Brugmansia plants are fairly easy to start from cuttings so don’t be shy about asking your friend for a small clipping to start your own. There are a few select municipalities that prohibit the planting of Brugmansia plants, so be sure to investigate this prior to adding this plant to your collection.

August 25, 2009

Holy Hoya Batman!!!!!

My Hoya carnosa “Variegata’ has just started blooming in my office. This large hanging basket has grown by leaps and bounds and is threatening to chase me out of my office space. I think Hoya plants are easy to grow foliage plants and should be used in the interiorscape more often. There are a wide variety of species and cultivars to choose one. Visit your favorite nursery in person or online today to add to your collection.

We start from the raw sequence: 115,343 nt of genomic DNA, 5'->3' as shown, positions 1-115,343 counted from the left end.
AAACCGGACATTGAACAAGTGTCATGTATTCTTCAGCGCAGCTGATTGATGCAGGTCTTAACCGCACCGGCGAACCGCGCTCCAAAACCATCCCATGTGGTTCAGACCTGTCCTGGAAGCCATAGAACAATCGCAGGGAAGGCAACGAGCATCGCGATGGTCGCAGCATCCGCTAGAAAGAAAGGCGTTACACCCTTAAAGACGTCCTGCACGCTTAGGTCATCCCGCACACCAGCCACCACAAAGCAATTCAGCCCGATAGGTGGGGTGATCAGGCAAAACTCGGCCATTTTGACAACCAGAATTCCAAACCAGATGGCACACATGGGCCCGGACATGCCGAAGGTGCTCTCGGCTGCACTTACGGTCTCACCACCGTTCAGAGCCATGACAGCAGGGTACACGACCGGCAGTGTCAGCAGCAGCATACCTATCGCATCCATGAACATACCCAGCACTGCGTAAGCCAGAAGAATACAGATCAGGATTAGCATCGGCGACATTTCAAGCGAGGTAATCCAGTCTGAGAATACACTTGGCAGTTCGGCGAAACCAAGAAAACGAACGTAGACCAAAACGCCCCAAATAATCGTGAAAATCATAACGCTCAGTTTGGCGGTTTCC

February 17, 2009

February in Bloom

Despite all the cold we had over the past month there are still quite a few things flowering in the landscape. The azaleas are just beginning to pop and the redbud trees are starting to show color. You may have to look a little harder at this time of year to find the color, but there is still plenty to see. Enjoy.

Bright Pink Poinsettia Still in Color

White Poinsettia

White Asiatic Lily - This was a Valentine's Day gift. It really is brightening up the breakfast nook.

Walters Viburnum (Viburnum obovatum) This hardy native shrub is a great addition due to its spring color.